I’m a collector of ideas. Though not a very good one. I have a tendency to let brilliant, world-changing picture book ideas escape by not writing them down. Great ideas slip into my head at inopportune times. Almost never when I am at my keyboard or sitting with pen and paper in hand. They usually manifest themselves while I am driving. Or in the shower. Or toting that bale. If the idea is good enough, and it almost always is, I don’t worry because I am certain I’ll remember it and can write it down later. Which is almost never the case. I inevitably forget what was so damn good.
Another time and place I get terrific ideas is in-between the sounding of the snooze alarm. That semi-lucid state where every idea is magnificent and perfect for the book I want to write. The kind of book that everyone will embrace. The kind of book that will sell millions. But I don’t believe I’ve EVER recovered a snooze alarm idea. Friends in the writing world have suggested more than once that I keep a pen and a tablet by my bedside to scratch out those ideas when they come. I’ve tried. Lord knows I’ve tried. If I can struggle to open my eyes and write an idea down, chances are it will be unintelligible when I eventually get up. But more than likely, the idea will fall into that “so-freakin’-brilliant-there-is-no-way-I’ll-forget-this!” category and hitting the snooze button I’ll plummet back to sleep, congratulating myself on my brilliance, never to recall even glimpse of that idea again.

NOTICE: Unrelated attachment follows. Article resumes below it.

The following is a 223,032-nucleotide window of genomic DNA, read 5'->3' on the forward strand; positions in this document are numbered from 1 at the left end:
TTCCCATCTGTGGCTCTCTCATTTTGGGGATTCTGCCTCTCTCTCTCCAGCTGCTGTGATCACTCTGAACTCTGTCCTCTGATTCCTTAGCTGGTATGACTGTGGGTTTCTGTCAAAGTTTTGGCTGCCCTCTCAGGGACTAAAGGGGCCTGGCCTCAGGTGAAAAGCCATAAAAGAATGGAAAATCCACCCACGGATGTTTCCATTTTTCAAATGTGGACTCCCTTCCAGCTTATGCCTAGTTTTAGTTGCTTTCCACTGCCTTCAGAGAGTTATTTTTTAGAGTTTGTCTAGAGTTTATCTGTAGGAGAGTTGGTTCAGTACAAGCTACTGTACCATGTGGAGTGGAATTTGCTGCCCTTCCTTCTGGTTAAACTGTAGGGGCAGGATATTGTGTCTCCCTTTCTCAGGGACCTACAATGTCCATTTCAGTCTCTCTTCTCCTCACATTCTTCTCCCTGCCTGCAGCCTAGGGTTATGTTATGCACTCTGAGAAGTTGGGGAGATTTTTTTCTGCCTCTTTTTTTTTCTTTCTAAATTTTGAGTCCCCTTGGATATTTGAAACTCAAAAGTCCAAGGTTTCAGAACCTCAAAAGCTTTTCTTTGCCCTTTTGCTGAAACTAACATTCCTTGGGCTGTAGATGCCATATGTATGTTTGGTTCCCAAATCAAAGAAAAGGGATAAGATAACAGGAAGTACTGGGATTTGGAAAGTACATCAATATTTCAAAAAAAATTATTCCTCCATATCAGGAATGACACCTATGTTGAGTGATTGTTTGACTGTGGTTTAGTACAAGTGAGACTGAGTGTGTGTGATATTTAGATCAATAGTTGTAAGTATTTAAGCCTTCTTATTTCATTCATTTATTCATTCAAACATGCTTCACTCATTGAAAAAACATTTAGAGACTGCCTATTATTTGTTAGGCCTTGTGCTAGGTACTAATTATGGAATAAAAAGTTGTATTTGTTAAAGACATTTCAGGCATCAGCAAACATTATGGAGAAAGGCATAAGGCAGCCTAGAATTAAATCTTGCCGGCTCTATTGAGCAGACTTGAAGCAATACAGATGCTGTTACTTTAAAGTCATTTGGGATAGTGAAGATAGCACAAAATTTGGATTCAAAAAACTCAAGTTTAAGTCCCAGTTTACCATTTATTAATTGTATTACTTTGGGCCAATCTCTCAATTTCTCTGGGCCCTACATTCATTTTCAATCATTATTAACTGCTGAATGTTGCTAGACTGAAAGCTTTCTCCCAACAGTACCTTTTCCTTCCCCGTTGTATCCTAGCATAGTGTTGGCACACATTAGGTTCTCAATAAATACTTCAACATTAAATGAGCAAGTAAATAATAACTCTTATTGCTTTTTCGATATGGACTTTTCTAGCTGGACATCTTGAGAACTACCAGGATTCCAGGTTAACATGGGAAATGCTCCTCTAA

For the past few years, I’ve participated in Picture Book Idea Month (PiBoIdMo.) The idea is to come up with one picture book idea a day for the month of November. (The same month I grow my pathetic mustache and beard.) It seems an easy task, right? One idea a day for thirty days. Not even a fleshed out story—just the idea. Over the past 3 years, I have created a list of nearly 90 story ideas gathered during PiBoIdMo. I’ve structured a handful of them into viable stories. In December 2012, I was going over some of the ideas I had written down the previous month, had an Ah Ha! moment with one of them, and wrote BUNNIES!!! the same day. And in January, 2013, BUNNIES!!! got me a new agent, sold immediately, and comes out this January. So. Writing ideas down, no matter how obvious or memorable or spectacular you think they are, works. I just need to do it more consistently. Even in the non-facial hair months.
Writing (picture books) is hard. Writing down ideas for picture books shouldn’t be.